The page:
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Blog: Is it Balance or “Balance Wheel”?

Copyright © David Boettcher 2005 - 2024 all rights reserved.

First published: 18 June 2024, last updated 18 June 2024.

I make additions and corrections to this web site frequently but, because they are buried somewhere on one of the pages, the changes are not very noticeable. I decided to create this blog to highlight new material.

The article below is not part of any page, it's just some thoughts on terminology.

As always, if you have any comments or questions, please don't hesitate to get in touch via my Contact Me page. I would be interested to get your feedback on this article, about how it reads and if there are any mistakes!


Balance or "Balance Wheel"?

At the heart of a watch are the balance and balance spring. These form the resonant oscillator that enables the watch to keep time. Some people call the balance a “balance wheel,” a term commonly used in the American watch industry. While I have no objection to this — people are free to use whatever term they like — I prefer the term “balance.” Those new to watchmaking who stumble across my website might wonder why, so here I explain the reasons.

Despite my German family name, I am English and prefer to use traditional English watchmaking terms. In English watchmaking, watch wheels are part of the train that transmits power from the mainspring to the escapement. Therefore, watch wheels are strictly round and have teeth around their outer edge to drive a pinion.

Watch balances do not fit the description of a watch wheel. Although balances are often round, they do not have to be — a balance can be almost any shape — and they never have teeth on their rims. Let's delve into this in more detail.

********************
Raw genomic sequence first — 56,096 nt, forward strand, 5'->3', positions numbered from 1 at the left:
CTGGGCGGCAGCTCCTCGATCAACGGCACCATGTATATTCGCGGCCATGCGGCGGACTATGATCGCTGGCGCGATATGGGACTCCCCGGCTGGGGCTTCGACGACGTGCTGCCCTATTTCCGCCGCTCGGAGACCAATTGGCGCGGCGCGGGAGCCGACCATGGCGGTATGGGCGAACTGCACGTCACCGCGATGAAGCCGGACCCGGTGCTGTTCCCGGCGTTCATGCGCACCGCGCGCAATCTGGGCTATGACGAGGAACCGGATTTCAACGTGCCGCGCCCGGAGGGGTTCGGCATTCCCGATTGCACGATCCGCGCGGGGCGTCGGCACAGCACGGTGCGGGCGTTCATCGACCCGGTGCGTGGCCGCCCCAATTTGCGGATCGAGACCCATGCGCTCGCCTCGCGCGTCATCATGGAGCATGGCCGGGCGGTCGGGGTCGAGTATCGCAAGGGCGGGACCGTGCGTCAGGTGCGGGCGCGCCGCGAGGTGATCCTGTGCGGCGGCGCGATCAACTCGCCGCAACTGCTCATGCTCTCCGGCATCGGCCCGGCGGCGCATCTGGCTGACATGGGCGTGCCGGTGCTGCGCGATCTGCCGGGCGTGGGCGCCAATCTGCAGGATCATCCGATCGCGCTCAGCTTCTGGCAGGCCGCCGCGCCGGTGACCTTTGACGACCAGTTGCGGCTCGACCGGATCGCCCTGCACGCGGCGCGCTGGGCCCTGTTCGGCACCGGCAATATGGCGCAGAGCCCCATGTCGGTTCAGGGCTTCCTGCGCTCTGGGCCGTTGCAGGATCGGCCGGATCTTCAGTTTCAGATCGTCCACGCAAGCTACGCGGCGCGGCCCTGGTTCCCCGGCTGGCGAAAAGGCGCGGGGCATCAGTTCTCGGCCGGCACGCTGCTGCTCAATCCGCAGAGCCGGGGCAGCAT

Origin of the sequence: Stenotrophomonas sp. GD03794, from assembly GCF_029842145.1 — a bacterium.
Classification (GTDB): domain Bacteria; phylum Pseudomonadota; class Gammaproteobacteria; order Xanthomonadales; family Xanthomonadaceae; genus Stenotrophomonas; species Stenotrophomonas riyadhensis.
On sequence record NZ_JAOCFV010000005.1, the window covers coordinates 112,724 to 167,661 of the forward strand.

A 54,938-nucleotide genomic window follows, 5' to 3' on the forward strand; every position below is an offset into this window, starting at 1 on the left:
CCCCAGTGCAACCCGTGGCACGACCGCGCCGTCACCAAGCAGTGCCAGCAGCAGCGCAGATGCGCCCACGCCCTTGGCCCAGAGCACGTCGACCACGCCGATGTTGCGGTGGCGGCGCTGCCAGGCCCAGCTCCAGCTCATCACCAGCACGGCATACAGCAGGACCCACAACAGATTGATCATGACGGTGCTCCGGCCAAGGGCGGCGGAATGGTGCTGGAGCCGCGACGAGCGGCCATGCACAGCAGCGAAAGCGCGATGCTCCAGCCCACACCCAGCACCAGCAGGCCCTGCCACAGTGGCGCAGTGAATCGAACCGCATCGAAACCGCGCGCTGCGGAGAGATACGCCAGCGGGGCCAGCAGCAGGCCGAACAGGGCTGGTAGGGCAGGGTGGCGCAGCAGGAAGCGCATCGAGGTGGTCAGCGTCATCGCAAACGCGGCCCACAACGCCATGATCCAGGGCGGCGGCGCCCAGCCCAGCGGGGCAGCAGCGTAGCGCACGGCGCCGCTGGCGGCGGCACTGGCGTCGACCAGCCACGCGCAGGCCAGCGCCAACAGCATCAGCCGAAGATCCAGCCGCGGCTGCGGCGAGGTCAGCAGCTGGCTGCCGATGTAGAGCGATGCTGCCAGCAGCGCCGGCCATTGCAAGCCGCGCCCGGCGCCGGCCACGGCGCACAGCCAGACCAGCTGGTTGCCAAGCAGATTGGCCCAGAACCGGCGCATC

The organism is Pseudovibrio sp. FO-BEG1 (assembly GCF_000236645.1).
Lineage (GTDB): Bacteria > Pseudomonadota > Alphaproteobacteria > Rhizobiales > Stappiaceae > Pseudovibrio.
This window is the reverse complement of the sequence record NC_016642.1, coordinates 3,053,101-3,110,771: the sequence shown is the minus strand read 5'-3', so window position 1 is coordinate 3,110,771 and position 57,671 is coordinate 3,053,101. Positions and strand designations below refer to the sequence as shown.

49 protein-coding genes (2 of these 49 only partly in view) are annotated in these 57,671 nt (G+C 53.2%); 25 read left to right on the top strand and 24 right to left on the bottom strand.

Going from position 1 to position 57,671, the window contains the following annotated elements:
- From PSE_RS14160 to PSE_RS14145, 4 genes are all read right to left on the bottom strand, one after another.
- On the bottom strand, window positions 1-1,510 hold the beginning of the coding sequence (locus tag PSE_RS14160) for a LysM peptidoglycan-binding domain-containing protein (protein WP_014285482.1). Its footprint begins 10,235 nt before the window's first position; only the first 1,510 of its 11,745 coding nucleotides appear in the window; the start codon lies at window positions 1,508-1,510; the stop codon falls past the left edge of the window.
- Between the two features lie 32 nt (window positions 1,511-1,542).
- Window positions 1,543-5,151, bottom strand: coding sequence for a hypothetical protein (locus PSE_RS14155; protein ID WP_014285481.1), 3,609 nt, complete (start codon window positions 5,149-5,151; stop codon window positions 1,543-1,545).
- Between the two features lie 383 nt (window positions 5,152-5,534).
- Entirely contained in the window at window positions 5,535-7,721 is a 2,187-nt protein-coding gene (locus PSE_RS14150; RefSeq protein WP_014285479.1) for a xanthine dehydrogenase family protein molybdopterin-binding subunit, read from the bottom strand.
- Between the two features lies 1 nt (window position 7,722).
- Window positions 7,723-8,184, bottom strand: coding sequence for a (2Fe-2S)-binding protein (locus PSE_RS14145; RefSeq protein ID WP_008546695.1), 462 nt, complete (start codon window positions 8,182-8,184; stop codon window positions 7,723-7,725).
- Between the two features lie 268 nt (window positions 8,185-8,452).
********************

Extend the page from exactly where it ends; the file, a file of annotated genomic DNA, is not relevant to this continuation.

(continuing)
Balances

The first mechanical timekeepers had a balance consisting of a horizontal bar with mounted masses that could be moved towards or away from the centre of rotation to alter the moment of inertia, thereby changing the rate. The origin of the name “balance” is unknown; it may have arisen because the bar with its suspended masses somewhat resembles a merchant's balance used for weighing goods, or it might simply be that the bar had to be in balance, with the masses at equal distances from the centre, for the clock to work.

The first small, portable timepieces that could be worn — and therefore described as watches — were made in the sixteenth century, either in Germany by Peter Henlein or in northern Italy. In German, a balance is called an “unruh” or unrest, due to its never-resting motion. In Italian, it is called a “volante.” In French, the balance is called a “balancier,” which in English is “balance.” The term migrated across the channel to England with French watchmakers, most notably Huguenot refugees from France in the seventeenth century, although smaller numbers had been coming to England for many years by then.

The balance of a watch must be as light as possible to minimize stress on the balance staff pivots, which are made very fine to reduce friction in their bearings. Additionally, making the balance lighter will reduce the change in friction that occurs between the lying and hanging positions. The balance must also store as much energy as possible, which requires a large moment of inertia and implies a heavy balance. A simple bar balance achieves neither of these objectives, as it has too little of its mass at the outer ends, giving it a low moment of inertia for its mass. Making a balance in the form of a disc would be an improvement, but it would still have a lot of its mass toward the centre, where it is not very effective.